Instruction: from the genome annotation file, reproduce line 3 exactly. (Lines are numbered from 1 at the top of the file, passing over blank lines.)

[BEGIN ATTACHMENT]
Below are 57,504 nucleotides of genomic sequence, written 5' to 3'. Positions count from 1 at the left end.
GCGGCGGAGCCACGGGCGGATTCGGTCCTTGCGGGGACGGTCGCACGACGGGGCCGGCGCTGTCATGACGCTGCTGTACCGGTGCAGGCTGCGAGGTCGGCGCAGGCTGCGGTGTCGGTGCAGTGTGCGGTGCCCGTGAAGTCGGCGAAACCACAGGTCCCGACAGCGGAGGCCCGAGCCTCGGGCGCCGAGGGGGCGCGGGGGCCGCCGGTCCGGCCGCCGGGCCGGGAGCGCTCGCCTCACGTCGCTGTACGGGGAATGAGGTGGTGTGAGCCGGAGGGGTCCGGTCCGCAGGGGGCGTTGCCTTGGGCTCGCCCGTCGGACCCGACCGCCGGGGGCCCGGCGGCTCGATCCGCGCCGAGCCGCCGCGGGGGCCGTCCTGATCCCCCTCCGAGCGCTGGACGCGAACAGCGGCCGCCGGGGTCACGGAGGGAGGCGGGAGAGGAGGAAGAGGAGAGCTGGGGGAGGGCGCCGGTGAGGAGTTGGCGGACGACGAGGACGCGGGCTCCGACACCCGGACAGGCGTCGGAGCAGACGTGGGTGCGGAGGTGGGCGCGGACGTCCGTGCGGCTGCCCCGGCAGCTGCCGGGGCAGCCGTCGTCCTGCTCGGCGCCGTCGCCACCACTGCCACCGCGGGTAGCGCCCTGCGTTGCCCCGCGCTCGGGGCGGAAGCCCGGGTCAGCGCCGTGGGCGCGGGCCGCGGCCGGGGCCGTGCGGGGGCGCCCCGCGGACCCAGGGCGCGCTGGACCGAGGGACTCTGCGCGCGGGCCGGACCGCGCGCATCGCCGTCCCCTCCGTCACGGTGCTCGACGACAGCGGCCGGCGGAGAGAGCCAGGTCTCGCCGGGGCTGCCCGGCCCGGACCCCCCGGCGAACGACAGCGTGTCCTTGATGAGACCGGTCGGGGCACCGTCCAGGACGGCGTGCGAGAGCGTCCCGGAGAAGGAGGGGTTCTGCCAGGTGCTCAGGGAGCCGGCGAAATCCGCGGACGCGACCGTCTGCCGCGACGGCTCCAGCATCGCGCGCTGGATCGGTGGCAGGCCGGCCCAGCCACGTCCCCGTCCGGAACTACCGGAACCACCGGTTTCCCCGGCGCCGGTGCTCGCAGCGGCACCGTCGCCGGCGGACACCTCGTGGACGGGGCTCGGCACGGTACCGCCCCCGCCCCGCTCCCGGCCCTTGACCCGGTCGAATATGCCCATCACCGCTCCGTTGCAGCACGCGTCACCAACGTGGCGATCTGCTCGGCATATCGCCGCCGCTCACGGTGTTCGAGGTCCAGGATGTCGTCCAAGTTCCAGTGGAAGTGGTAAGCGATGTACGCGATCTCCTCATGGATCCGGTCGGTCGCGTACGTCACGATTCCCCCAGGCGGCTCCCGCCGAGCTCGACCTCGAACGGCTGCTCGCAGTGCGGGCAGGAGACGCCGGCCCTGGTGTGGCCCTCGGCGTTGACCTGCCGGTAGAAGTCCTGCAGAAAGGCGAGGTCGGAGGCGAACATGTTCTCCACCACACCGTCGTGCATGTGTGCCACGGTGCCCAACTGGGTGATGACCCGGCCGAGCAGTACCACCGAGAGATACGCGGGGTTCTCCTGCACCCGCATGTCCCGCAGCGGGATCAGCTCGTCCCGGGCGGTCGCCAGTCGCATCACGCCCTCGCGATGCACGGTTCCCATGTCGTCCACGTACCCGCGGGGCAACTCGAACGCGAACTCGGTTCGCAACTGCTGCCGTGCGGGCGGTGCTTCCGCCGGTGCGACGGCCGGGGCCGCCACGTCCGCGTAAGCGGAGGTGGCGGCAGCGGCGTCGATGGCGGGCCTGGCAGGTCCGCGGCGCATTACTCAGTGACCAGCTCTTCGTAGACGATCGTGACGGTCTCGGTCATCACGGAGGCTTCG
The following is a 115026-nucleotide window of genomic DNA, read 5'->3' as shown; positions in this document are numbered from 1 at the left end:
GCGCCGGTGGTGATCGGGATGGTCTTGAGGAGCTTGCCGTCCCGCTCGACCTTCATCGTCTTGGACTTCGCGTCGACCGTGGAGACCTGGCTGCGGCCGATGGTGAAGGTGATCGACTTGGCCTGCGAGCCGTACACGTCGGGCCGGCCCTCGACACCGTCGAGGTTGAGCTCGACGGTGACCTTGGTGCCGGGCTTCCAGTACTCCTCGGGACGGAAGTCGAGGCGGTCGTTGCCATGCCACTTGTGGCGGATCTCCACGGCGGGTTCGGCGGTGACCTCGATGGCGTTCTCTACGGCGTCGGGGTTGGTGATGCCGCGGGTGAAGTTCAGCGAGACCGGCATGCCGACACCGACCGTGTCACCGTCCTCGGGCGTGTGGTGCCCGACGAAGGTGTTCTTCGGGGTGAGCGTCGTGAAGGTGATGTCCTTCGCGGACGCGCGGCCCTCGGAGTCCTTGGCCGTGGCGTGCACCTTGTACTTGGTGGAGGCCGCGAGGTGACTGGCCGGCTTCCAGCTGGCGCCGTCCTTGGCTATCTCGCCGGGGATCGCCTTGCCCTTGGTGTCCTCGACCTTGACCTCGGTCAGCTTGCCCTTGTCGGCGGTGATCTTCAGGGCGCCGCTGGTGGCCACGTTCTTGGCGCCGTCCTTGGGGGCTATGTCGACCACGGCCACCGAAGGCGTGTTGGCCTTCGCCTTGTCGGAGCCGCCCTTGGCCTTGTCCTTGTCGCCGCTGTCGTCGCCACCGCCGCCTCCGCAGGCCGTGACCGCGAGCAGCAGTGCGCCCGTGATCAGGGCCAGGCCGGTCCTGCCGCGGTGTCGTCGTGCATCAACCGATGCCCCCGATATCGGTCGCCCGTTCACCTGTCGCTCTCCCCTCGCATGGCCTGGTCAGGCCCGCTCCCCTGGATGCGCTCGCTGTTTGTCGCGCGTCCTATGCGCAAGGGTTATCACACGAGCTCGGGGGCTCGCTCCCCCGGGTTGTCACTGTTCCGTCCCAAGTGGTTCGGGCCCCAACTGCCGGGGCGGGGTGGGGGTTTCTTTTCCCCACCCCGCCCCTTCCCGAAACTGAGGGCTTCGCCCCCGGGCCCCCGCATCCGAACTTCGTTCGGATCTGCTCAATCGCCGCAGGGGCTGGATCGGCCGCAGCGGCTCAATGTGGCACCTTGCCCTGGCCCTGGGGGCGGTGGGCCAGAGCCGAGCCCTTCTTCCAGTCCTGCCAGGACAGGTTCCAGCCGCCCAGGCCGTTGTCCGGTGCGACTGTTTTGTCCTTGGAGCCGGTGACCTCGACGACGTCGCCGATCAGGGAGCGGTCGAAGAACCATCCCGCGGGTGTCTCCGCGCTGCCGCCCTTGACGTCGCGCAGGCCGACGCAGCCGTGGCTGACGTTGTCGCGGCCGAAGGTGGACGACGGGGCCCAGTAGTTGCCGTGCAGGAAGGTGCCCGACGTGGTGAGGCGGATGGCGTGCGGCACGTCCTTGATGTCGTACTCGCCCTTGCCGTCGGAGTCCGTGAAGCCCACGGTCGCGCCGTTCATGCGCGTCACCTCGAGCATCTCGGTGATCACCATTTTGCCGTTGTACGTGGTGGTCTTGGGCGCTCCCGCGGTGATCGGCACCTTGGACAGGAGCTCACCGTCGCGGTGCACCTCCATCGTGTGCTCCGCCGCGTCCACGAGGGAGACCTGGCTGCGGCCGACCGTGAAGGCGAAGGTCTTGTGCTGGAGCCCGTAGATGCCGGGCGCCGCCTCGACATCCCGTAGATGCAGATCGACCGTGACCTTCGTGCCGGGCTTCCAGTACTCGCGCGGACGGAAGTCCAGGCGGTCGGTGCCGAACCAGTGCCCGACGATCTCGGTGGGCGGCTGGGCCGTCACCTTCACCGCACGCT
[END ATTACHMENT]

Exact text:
The following is a 115026-nucleotide window of genomic DNA, read 5'->3' as shown; positions in this document are numbered from 1 at the left end: